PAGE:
After 40 years as a computer programmer and game developer—and the passing of his wife of 47 years—Rick has retired and is now living in Ye Olde Folks Home, where he still tinkers with tech and likes to write these amusing and/or thoughtful tales about his storied life.

The Eggshell Incident
First Chapel Service at Ye Olde Folks Home
A Yearly Ritual at Menards
“Mr. Loftus, the Town Hero”
The FCAL Project
Pepe Le Pew Finds New Lodgings
In Memoriam: Dale Lear
Bingo Bedlam at Ye Olde Folks Home
There’s a Shortage of Perfect Movies…
One Day at the DMV
A Visitor from Microsoft
“He Who Should Not Be Named”
Downton… Abbey?
This Home is a Liver-Free Zone
My 9/11 Rememberances
My Yearly Pumpkin Spice Rant
Done In By Baker’s Square
My Eulogy for Alice
“Dear Rikki…”
A Clean, Well-lighted Place for Books
Memories of my First Computer
A Little Excitement at the Staff Meeting
The Tale of Mrs. Butler
Sun, Sand, and a Margarita
“Thou Shalt Not Steal”
Troubleshooting at Ye Olde Folks Home
Stories of my Mother
I’ve Heard Angels Sing
Elevator Mishap at the Eye Clinic
One Day at Fair, Isaac
Saturday Morning Cartoons
A Sprig of Parsley
Fun With Recruitment Ads
Leave Her to Heaven
Bring me Dave Bringle!
Beware! The Oldsters Are Coming!
Life Among the Progressives
A Family Ritual While Watching Masterpiece
The Unforgettable General Oppy
“Don’t Even THINK About Parking Here”
A Dubious Plan Gone Awry
The Singing Christmas Tree!
One Day in the Hospital Lab
The Legend of the Broken Timer
Nelson’s Fruit Stand
This One Time in Glee Club…
Star Trek References for the Win
Family Psalm, Stuck in Lodi
Vacation in Branson
Clyde and Ruth Revisited
COVID Policies During my Wife’s Fatal Illness
I Guess I’m the Shadow IT Department Now
The Tale of Clyde and Ruth
My Garden of Gethsemane Story
We Might Get a Virus!

Memories of my First Computer

My first computer-related job was as an administrator for the computer at the math department of the local community college.

I say “the” computer because it was the only one… a huge collection of metal cabinets, tape drives, blinking lights, knobs, and switches. I kept the beast running and helped students with their programming assignments.

I got the job due to the influence of two technically-minded but eccentric friends, who put me in touch with my boss, the head of the math department.

When I started, the computer was dying around three times a day, until I started idly rummaging around in file cabinets and found a collection of documents from the manufacturer outlining various patches to the operating system to make it more reliable.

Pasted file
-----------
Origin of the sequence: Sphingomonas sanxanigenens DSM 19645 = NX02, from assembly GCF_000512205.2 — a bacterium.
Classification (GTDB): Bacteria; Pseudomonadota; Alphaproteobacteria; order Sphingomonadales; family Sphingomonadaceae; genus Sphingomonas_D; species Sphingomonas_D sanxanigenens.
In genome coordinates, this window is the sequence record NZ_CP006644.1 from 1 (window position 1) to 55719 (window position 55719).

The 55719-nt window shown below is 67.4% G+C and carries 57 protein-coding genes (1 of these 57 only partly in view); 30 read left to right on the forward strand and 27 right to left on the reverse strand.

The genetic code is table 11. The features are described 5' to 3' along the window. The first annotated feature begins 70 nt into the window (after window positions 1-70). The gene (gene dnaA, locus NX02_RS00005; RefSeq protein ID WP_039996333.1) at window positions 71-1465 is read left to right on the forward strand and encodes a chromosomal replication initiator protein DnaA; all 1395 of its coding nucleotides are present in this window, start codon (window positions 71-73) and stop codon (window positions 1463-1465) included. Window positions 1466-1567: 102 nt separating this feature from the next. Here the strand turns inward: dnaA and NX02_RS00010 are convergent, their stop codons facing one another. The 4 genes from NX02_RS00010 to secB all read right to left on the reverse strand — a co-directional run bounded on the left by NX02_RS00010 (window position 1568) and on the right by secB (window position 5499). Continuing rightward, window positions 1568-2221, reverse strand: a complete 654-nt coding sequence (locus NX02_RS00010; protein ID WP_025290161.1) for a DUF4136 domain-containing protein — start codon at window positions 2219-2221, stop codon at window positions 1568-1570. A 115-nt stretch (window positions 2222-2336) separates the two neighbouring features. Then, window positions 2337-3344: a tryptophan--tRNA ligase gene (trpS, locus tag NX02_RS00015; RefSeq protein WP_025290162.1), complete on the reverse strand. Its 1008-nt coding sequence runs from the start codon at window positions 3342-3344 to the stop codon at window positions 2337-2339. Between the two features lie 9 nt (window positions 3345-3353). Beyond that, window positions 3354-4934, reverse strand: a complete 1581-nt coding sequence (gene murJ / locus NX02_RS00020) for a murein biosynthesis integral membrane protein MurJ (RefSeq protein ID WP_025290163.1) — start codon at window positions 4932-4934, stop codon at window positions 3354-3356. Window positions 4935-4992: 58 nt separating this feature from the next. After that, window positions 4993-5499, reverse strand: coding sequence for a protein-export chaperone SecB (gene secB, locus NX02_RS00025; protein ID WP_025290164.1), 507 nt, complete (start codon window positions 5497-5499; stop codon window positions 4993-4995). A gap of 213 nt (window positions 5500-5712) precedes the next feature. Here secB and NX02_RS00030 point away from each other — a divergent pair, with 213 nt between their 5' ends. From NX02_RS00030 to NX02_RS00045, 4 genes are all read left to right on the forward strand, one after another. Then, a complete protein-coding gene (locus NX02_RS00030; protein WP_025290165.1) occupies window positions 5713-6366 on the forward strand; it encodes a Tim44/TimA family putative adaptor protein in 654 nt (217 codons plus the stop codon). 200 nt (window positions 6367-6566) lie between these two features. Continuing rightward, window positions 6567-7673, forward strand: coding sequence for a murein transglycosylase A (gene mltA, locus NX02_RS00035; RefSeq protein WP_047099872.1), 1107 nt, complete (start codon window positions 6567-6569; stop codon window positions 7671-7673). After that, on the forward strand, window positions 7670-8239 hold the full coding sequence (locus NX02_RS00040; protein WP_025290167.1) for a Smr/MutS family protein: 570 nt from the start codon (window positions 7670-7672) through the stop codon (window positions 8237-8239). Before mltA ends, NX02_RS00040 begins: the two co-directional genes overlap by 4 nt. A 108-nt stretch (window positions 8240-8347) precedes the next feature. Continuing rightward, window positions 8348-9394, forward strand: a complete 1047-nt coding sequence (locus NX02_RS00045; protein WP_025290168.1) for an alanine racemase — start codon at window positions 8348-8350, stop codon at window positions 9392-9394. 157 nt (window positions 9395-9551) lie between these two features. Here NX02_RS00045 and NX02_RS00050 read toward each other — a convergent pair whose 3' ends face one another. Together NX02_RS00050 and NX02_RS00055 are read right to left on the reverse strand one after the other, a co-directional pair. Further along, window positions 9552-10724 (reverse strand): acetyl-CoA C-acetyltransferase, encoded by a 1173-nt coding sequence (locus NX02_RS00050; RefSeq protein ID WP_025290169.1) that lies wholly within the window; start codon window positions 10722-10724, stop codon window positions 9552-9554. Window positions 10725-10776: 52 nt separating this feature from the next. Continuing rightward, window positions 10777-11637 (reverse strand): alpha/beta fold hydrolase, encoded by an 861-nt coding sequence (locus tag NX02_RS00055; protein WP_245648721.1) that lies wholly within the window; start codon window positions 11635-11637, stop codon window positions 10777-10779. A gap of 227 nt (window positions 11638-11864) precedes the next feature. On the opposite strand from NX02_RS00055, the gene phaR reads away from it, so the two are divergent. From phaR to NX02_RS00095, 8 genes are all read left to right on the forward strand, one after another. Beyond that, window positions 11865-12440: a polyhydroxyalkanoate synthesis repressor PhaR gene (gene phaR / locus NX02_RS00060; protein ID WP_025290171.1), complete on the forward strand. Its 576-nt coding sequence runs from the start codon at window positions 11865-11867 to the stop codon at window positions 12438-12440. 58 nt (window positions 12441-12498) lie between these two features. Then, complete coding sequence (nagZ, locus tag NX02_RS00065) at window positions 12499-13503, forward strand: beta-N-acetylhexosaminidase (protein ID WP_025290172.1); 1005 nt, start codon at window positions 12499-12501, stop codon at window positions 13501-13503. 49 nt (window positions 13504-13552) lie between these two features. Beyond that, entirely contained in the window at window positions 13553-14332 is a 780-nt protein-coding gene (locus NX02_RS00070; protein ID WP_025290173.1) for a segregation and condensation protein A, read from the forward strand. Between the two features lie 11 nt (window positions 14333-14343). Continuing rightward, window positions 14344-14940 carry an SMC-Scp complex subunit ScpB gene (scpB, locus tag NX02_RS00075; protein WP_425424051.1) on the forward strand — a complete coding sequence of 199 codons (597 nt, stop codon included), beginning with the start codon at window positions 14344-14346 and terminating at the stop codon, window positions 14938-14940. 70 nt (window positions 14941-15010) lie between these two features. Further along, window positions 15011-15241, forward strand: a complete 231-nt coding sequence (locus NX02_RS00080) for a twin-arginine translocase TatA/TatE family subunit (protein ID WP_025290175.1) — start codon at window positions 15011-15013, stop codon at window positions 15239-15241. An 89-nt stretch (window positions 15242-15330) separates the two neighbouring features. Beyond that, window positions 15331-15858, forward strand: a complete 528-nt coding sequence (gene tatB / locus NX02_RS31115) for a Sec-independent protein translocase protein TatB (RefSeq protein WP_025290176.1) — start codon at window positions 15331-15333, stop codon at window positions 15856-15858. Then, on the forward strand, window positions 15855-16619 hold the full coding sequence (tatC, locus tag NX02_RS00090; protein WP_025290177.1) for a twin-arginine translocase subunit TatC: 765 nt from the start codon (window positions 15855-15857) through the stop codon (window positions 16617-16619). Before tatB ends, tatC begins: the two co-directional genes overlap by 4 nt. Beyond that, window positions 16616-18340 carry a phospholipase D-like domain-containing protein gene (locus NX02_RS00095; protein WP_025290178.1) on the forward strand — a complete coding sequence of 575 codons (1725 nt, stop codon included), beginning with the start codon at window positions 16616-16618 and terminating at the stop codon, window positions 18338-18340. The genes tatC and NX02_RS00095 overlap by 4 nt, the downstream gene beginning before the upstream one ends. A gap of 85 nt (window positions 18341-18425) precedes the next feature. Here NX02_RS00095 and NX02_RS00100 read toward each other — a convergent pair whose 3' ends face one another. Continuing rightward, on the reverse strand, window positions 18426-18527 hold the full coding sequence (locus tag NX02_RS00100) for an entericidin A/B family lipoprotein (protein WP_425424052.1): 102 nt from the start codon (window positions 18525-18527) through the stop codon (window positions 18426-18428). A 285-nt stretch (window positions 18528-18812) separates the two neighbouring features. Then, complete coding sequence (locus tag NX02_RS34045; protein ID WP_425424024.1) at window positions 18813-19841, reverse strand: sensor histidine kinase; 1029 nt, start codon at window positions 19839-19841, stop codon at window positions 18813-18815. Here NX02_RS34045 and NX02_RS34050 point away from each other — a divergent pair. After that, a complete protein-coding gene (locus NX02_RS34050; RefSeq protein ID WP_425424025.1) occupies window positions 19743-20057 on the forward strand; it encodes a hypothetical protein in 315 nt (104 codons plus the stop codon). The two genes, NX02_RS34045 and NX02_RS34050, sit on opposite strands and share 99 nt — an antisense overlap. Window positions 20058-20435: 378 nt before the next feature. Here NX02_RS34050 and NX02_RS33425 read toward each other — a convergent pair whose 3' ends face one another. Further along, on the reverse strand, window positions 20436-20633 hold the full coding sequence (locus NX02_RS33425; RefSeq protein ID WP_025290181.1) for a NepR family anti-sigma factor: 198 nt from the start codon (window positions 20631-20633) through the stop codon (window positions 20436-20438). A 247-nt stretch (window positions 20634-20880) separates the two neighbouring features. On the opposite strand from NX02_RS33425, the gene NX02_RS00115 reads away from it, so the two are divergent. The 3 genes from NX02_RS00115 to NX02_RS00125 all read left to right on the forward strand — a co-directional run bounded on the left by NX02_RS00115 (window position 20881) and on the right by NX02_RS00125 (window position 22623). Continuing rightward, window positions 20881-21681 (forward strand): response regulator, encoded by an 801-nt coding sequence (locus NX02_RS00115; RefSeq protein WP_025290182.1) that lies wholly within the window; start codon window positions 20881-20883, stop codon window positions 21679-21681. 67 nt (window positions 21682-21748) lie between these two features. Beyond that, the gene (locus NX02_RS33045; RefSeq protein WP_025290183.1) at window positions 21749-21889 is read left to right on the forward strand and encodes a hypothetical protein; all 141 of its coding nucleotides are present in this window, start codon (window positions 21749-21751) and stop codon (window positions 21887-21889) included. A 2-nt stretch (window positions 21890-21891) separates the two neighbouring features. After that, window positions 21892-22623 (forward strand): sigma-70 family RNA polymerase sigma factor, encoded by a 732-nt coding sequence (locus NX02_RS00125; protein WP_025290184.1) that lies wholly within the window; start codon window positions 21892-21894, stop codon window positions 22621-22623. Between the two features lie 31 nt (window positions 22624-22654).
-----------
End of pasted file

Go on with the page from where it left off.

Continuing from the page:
Nobody had the slightest clue how you did that, so I taught myself, and in the process figured out a few patches of my own. After about a month I had it running nonstop for weeks at a time.

My boss took me aside and confessed that he actually had a low opinion of my off-beat friends, and wondered if I was “like them,” but had decided to give me a chance. I had apparently exceeded his expectations, since he then apologized for misjudging me.

It was probably one of the happiest periods of my life, mesmerized and absorbed as I was in mastering this new technology.

My boss turned out to be the greatest guy, and I quite admired him. We had only one minor dustup when I foolishly programmed the login message on the system to exhort students to vote a certain way in an upcoming election.

He patiently explained to me why that wasn’t a good idea. I agreed, and immediately changed the message back.

I had to quit when I went away to college, but I came back occasionally and did freelance work for my boss while I was in town.

Just before I left I asked my boss if I could take the source listings to the operating system with me, and he promised to ask the powers that be if that was okay.

A week later he walked into the room where I was making notes from those very same listings and told me solemnly, “I have absolutely no idea where those listings are. I guess I must have misplaced them somehow.”

“Got it,” I said, and packed them away to take home.

I must have thrown out those listings at some point over the years. I still have one of the keys that turned the computer on, as a souvenir, however.

I’ve always wished I could have that computer at home to play with, but it’d cost a fortune to buy, a fortune to run, and a fortune to repair my house after the weight of it collapsed my flooring.

But now I have a simulation of it, complete with accurately blinking lights on a panel with switches, running on a little $45 Raspberry Pi. Just for fun I’m re-learning assembler programming on it again.

I find I’m a bit rusty after 45 years, but I’m having fun.